Indiana women’s basketball had every excuse in the book to fall back on if it lost this game to Purdue.
It was already missing its leading scorer. Then, arguably its best defender was put in health and safety protocols Friday. Indiana hadn’t played in an arena this volatile since before the onset of the COVID-19 pandemic.
But no, excuses are as unacceptable to this team as wearing black and gold Purdue apparel is in Bloomington. Indiana kept this game close through pure fight and fury, winning its sixth consecutive Barn Burner matchup 73-68 in overtime on Sunday in West Lafayette, Indiana.
And a barn burner it was.
Junior forward Mackenzie Holmes was unavailable for the second consecutive game due to a knee injury. But this time around, it was also without graduate student guard Nicole Cardaño-Hillary, who is in health and safety protocols, according to a press release.
Indiana’s depleted roster, down to nine players, took the court to scarce cheers from pockets of cream and crimson scattered throughout Mackey Arena. Those voices were effortlessly drowned out by the all-encompassing void of black-and gold-clad Purdue fans jeering their rival.
The booing extended through the pregame announcement of Indiana’s starting lineup, but were replaced with scattered cheers when Indiana head coach Teri Moren’s name was called. Such a thing was expected, as West Lafayette was her former stomping ground as a player.
Moren even has a “Purdue Clause” in her contract with Indiana. If the former Boilermaker did the unthinkable and split town for West Lafayette, Purdue would owe Indiana a solid $10 million buyout for her services.
The roar from the crowd moments before the opening tip proved to be a foreboding sign of something much worse. Purdue’s student section filled much of its half of the arena from the court to the ceiling, and it was insistent that it be heard.
Indiana looked like itself on offense in the first half, passing the ball around often with minimal shots. The latter can be attributed to one or two Purdue defenders immediately sticking themselves to any Hoosier ball handlers as soon as their fingertips met the leather of the ball.
Purdue was able to bully its way into the paint to the tune of 18 points, also making use of its comparatively vast bench to add 13 more first-half points to give itself a 32-27 lead heading into the break.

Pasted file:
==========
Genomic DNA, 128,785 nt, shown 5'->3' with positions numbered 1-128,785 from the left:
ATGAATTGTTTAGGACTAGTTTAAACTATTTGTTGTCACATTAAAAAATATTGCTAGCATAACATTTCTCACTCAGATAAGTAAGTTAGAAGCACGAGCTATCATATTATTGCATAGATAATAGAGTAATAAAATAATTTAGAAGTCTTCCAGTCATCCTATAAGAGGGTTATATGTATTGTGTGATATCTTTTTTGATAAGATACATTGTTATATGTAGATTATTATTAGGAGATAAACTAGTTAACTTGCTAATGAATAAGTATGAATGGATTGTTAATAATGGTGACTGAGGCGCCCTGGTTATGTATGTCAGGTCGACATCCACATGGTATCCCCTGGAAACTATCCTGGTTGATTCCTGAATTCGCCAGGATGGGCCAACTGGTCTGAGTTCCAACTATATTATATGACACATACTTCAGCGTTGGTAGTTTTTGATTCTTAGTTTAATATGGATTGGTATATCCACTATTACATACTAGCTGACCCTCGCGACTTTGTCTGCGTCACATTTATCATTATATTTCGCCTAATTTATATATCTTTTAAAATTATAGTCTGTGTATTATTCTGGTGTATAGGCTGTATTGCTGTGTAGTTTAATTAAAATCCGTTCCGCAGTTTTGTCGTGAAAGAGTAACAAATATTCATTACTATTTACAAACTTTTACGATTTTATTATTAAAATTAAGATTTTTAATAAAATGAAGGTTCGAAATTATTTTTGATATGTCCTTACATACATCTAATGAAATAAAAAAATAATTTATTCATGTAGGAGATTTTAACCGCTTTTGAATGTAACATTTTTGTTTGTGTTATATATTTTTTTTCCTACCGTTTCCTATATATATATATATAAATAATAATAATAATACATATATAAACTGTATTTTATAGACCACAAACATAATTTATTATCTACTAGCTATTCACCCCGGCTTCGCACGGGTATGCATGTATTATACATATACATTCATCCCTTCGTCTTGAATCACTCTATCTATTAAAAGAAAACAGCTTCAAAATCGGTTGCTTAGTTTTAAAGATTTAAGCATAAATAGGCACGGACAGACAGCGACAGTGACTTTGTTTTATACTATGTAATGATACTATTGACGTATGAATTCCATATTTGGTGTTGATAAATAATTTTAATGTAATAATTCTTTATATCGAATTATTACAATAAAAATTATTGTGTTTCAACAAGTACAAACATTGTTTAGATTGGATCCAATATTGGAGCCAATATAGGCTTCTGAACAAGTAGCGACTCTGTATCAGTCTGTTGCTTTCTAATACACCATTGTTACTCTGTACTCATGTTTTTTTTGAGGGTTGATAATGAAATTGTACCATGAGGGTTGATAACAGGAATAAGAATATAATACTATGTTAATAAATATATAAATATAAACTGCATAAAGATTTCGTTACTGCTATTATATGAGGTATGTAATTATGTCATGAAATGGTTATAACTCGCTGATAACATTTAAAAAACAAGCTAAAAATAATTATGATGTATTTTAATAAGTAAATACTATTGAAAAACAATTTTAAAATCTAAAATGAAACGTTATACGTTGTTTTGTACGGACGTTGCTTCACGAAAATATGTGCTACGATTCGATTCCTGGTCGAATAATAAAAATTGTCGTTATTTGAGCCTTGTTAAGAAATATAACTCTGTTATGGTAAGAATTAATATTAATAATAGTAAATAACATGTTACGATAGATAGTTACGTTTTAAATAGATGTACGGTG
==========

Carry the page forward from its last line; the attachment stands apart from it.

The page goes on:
The two teams traded blows throughout the third quarter, but Indiana managed to secure a 41-41 tie heading into the final quarter. Indiana had the opportunity to take the lead and gain the momentum which often accompanies it, but it came up short far too often. The team attempted 16 shots in the third quarter but only six fell through the basket.
Momentum was exactly what Indiana needed in the closing stages, and senior guard Grace Berger was all the merrier to provide some. She scored a team-leading 14 points in the fourth quarter and knocked down the clutch basket to give Indiana a 60-59 lead with eight seconds remaining.
On the next play, though, Berger committed the foul that allowed Purdue to tie it on free-throws.
At this point, Indiana had to be exhausted. It had no bench to relieve its starters and now had to power through five minutes of free basketball in overtime. Another excuse arrived, but Indiana outright refused to use it.
The Hoosiers allowed just eight points in overtime and spread the ball around on offense for 13 points of its own, claiming yet another victory in the rivalry.
Purdue’s students clamoured for the exits as the black and gold void returned to empty gray bleachers. Across the stands, the cream and crimson stayed put, their collective voice filling the arena.
Indiana has grit. It was pound-for-pound the superior team despite its growing list of missing players, and it took no excuses.
But Indiana’s fighting spirit and will to win will certainly provide an excuse to the next unfortunate team it meets, and beats, on the road.